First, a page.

\"olcano's policy of working with social and political issues made the poem. with its themes of cultural dislocation. racism and class. an

obvious choice. ‘Political theatre's had a bad press.‘ says Smith. ‘But you‘ve got to deal with live issues.’ In this video age. the company are also committed to the ‘danger and excitement‘ of live performance. ‘People won't necessarily like the show.‘ says Smith. ‘but we hope they'll be excited by it. drawn by its commitment. It‘s very loud. physical. confrontational. ()h. and all the men wear skirts as well.‘ (Sue Wilson)

I ‘V' (Fringe) Volcano Theatre. The Netherbow (Venue 30) 5569579, 13 Aug-l Sept. 9.30pm. £4.5(i(£3.so)

NOSTALGIA John Ilarvey is a man in a hurry. He has contributed to the writing of 37 plays. twenty of them since 1987. His current play. .N'osralgia. which originally toured around 'I‘ayside. is a heartfelt dig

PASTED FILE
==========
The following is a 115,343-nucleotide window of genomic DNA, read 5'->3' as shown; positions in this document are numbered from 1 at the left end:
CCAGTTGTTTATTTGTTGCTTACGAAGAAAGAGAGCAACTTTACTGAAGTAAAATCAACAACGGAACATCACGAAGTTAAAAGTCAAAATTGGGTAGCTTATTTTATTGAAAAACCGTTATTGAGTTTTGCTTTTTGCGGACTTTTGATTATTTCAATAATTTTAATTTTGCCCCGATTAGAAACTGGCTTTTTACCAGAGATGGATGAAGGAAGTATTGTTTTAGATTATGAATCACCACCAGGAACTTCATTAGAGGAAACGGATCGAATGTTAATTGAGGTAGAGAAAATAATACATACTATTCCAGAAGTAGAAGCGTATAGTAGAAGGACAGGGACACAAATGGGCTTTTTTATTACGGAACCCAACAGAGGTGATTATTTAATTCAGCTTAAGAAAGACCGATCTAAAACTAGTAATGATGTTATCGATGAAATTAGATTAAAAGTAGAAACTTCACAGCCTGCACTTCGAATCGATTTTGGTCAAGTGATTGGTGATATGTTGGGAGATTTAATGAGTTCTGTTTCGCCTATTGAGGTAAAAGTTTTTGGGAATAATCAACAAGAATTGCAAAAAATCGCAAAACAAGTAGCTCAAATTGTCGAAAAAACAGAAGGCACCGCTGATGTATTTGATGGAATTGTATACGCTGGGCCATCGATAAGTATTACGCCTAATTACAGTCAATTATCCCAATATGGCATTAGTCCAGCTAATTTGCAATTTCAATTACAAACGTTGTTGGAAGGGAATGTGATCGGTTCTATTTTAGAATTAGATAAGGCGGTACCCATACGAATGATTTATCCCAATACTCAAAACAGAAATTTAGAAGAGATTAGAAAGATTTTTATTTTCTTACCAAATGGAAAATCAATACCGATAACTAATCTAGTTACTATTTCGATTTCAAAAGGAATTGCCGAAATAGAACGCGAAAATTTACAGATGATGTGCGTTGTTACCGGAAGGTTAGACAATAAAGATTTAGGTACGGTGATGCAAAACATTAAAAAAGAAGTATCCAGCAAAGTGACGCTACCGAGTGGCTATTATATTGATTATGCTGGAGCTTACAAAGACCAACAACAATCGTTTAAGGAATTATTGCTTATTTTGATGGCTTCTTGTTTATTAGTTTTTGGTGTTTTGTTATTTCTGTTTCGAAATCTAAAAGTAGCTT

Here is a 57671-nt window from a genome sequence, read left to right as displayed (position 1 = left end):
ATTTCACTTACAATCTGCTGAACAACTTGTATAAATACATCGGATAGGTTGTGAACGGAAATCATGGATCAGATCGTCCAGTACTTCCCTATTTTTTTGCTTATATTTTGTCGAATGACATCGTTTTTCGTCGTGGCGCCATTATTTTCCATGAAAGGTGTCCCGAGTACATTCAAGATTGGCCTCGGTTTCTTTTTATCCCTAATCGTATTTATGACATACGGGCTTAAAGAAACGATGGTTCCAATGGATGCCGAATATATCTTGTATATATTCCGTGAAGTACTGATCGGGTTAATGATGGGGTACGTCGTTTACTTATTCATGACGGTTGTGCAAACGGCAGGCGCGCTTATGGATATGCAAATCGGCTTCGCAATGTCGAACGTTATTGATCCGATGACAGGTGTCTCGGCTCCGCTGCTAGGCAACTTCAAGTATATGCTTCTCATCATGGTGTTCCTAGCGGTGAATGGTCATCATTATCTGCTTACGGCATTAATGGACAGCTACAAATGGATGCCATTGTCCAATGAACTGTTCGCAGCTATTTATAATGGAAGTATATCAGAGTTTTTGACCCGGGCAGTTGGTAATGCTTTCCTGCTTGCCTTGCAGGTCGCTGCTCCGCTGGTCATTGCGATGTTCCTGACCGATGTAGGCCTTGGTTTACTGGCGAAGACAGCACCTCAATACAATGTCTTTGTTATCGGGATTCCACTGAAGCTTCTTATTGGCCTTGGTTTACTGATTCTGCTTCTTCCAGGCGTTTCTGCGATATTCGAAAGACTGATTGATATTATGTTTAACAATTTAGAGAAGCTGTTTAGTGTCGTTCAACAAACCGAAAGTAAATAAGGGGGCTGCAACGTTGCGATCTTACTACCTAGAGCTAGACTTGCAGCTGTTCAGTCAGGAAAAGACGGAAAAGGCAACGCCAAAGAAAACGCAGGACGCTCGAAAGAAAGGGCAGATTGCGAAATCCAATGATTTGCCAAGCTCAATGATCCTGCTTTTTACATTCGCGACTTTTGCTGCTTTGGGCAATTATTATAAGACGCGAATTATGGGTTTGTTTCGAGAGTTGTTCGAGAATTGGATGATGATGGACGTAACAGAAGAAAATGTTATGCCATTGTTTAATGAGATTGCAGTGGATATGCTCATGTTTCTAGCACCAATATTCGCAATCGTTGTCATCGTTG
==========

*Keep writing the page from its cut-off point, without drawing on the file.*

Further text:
atthe heritage culturethat pervadesourtimes. ‘lt

E cante about as a reaction

' against the current fad in

Scottish theatre that the

only plays that succeed are those that look back with a

cosy warm glow at (ilasgowinthe 3lls.'he


The story centres around art old Dundonian woman as she happily


childhood. Slowly the smiling faces fade andthe good times erode to reveal a sordid and bitter past. In Harvey‘s words it isat once ‘humorous and chilling.'(David Mackenzie) lNostalgia(Fririg ). Diverse Attractions. Riddles(‘ourt (Venue I l) 225 WM. 1345 Aug. 3.15pm.£2l£l)


Debbie Isitt‘s imaginative writingand Mark Kilmurry's redoubtable talents produce visually exciting performances.

master the requisite plummytones of Augl.100m,£5-50(£4-50).

Scottish Student Drama


The list Ill lo August l‘NllI7